12/05/2016 06:59 EST | Updated 12/05/2016 06:59 EST

Why I Took Email Off My Phone

Email, like a bag of chips, is addictive. Even with the most discipline, you will break. Having email on your phone is the equivalent to walking around with an open bag of chips with you. All the time. It doesn't sound very healthy, does it?

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Man text messaging

I took email off my phone 5 years ago and it's been one of the best business and personal decisions I've ever made. And yes, the irony is clear to me given I run a technology company.

It's a practice I've come to take for granted now however recent encounters with friends have inspired this post to my future self in case I find myself addicted again to my phone because of email...


Email sucks

First of all, email sucks. The first email ever sent was by Ray Tomlinson, a programmer, in 1971 to connect information from one computer to another computer (both of which were right beside each other). Given your mom refers to your iPhone 5 as ancient technology, email must then be from the stone ages. The way we use this stone age era technology has not evolved much over 40 years. Email was not designed to facilitate efficient and effective communication at the scale we now operate, with billions of people connected on tens of billions of devices.

When it feels like work

With email on your phone, you are reacting constantly to the needs of other people. And it frankly will feel like work. And it's not the individual actions, it's the cumulative effect which will lead to you feeling like you're always working.

Email, like a bag of chips, is addictive. Even with the most discipline, you will break. Having email on your phone is the equivalent to walking around with an open bag of chips with you. All the time. It doesn't sound very healthy, does it?

The anticipation of someone sending you a message leads to checking obsessively, even when there's nothing there. Imagine walking outside your house, going to the mailbox and checking for snail mail...every 20 minutes. You'd feel pretty ridiculous, wouldn't you?

Remember: multitasking is a myth.

You're a leader

And part of your responsibility is to set a positive example for those around you. It sets a terrible example if you're constantly disrupting the personal lives of your team and your customers, by sending them emails which they'll (unfortunately) feel obliged to read and respond to, 24/7.

The cost of burnout of even a single team member is high. They become unproductive, less efficient, need more time away to recover and are an energy drain on those around them. Letting that message wait until the next morning is a smart financial decision versus suffering from the high cost of burning people out (including yourself).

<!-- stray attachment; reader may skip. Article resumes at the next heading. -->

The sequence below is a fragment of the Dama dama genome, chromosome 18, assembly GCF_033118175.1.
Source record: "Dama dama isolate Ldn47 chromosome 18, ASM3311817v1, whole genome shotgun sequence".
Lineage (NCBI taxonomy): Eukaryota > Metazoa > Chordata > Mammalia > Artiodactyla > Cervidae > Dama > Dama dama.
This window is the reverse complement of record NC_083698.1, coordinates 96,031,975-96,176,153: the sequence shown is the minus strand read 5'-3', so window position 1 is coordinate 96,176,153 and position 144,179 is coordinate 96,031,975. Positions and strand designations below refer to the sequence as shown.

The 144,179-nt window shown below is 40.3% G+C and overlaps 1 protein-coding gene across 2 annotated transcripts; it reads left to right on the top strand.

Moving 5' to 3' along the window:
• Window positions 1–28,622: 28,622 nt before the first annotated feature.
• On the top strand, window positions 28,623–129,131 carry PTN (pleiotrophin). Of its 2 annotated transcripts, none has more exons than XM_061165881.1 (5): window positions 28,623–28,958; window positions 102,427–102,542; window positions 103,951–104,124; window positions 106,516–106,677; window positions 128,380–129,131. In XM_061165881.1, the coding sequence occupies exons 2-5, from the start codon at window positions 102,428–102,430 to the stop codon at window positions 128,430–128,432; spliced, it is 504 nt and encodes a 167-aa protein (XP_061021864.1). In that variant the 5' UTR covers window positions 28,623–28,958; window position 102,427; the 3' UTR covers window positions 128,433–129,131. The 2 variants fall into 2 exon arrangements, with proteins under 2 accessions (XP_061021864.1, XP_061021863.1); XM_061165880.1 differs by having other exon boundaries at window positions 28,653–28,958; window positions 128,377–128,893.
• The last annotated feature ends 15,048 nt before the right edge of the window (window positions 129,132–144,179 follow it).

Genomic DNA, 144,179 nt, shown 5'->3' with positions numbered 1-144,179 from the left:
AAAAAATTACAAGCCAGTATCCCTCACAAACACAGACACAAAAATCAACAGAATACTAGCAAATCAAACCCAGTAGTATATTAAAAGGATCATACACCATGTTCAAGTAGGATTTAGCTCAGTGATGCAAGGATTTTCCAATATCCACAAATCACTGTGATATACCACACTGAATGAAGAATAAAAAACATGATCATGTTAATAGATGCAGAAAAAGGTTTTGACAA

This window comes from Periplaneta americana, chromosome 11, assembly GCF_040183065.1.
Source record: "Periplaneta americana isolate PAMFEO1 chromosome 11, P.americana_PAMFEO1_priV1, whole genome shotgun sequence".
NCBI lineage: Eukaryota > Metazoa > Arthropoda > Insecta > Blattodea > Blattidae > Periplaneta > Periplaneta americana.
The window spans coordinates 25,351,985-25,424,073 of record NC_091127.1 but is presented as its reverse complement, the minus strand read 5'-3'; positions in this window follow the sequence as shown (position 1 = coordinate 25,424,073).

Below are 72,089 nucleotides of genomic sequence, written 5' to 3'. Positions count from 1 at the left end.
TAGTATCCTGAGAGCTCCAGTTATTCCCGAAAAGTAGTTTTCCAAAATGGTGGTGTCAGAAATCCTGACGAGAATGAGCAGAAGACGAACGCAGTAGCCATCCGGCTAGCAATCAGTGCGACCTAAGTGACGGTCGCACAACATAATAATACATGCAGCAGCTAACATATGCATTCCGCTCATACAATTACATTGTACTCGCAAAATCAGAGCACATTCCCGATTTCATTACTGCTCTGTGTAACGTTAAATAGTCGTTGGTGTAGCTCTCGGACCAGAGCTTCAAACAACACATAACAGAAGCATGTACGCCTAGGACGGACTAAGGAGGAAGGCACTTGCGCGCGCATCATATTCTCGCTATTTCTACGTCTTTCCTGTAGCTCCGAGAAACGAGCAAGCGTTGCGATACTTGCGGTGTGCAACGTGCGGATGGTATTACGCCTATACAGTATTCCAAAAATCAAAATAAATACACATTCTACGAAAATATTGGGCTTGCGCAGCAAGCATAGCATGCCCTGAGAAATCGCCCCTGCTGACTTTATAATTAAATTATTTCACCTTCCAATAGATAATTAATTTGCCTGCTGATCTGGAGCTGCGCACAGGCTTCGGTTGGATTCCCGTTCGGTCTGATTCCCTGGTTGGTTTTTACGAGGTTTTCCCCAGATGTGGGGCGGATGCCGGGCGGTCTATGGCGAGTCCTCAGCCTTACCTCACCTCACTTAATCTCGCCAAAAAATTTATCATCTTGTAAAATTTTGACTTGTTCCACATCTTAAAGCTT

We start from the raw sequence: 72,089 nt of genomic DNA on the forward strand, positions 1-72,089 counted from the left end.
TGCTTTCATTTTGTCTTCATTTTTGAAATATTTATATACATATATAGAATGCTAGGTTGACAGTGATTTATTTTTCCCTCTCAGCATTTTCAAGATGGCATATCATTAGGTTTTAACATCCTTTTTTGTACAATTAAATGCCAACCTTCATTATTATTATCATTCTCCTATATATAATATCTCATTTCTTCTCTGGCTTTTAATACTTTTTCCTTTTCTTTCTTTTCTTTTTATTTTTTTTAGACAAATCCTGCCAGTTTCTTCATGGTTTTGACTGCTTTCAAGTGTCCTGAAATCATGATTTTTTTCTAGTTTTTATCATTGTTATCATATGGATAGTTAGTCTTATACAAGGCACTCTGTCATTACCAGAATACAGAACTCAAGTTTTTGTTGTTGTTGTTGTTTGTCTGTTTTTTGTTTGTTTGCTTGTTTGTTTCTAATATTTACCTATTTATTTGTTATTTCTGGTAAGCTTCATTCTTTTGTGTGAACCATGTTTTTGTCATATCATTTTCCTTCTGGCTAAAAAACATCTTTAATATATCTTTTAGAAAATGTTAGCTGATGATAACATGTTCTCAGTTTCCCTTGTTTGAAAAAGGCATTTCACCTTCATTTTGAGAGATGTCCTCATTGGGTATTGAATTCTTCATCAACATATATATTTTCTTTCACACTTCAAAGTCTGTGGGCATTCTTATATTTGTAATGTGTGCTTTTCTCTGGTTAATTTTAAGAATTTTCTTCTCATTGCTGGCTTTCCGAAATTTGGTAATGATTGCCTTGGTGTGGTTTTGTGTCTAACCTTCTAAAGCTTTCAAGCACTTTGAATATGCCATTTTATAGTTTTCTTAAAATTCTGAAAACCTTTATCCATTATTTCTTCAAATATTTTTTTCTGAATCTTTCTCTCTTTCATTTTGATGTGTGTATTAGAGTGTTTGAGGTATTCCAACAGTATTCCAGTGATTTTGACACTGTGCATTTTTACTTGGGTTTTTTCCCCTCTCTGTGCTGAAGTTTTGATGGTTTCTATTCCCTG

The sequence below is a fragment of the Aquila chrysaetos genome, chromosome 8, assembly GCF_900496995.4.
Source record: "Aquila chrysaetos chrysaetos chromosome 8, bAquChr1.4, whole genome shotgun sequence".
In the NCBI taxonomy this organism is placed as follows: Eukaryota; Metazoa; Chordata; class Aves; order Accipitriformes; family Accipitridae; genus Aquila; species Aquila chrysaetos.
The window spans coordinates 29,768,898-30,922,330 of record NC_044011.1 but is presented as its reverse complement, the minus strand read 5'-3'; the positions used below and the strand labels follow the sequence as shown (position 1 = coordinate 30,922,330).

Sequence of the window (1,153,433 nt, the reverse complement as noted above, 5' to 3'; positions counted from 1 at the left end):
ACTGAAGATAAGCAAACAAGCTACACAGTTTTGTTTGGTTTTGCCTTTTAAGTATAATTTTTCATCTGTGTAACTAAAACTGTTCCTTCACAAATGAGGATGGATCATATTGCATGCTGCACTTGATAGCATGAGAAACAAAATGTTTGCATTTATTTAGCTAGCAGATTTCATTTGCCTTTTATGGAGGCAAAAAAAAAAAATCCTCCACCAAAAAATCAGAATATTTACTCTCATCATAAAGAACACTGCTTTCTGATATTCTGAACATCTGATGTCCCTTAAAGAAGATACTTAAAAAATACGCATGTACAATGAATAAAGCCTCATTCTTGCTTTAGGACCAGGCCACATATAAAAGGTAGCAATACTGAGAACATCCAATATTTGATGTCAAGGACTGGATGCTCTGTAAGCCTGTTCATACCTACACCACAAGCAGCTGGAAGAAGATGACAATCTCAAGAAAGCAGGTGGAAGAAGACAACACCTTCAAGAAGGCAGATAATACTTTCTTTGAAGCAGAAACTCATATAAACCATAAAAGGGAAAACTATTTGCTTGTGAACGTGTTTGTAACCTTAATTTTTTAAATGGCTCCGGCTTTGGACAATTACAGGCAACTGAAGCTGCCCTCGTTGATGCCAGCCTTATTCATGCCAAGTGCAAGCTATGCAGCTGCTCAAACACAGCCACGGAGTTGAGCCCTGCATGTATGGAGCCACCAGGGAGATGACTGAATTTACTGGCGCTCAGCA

The world does not stop

You have successfully taken email off your phone for the past 5 years. And didn't tell anyone on your team about it until one year ago. No one noticed or complained once. The business has not slowed over the past 5 years. Like any entrepreneurial journey, you've had your fair share of bumps along the way, however imagine how many more bumps you'd have if you were constantly reacting and addicted to working 24/7, versus having time to disconnect from the day-to-day, thinking bigger picture and being creative. This is why you disconnect while taking time away.

The only exception to having email on your phone that you've made is while on business trips, because you have a habit of being late (sometimes) for client meetings and need to give them a heads up.

A sound sleep

You sleep better when you have a few hours to wind-down all the activity from the day. The process of falling asleep involves the production of melatonin within our brain, which is a natural process that gets hijacked when we're exposed to artificial lights (i.e. screens). The result of being addicted to your phone at night is it will take longer to fall asleep.

Consuming information at unwanted times will get your mind racing. You'd much rather read an interesting book or have a conversation with a friend in the evening, and let that influence your subconscious, then reading work emails late at night.

A beautiful morning

Your mornings would get hijacked by reacting to what happened the night before, if the first thing or second thing you did was check email.

Thanks to not having email on your phone, your morning routine has become a source of energy and excitement for your day ahead. Being consistent with your daily meditation, journaling, yoga and reading practices are what help you feel grounded and calm. They help you start your day off in a good place, positive and upbeat.

Not convinced yet?

Then be fearless and try it for a day. A 24-hour period. And don't tell anyone you're experimenting. Just delete that mail app from your phone (turning off notifications or push updates doesn't count). And experience for yourself if anyone notices, how you feel at night and how you wake up the next morning.


Kunal Gupta is the Founder & CEO of Polar. He leads a talented team transforming the media publishing industry with technology. He is passionate about leadership and finding focus in a modern era. Connect with him on LinkedIn, Medium or Twitter.

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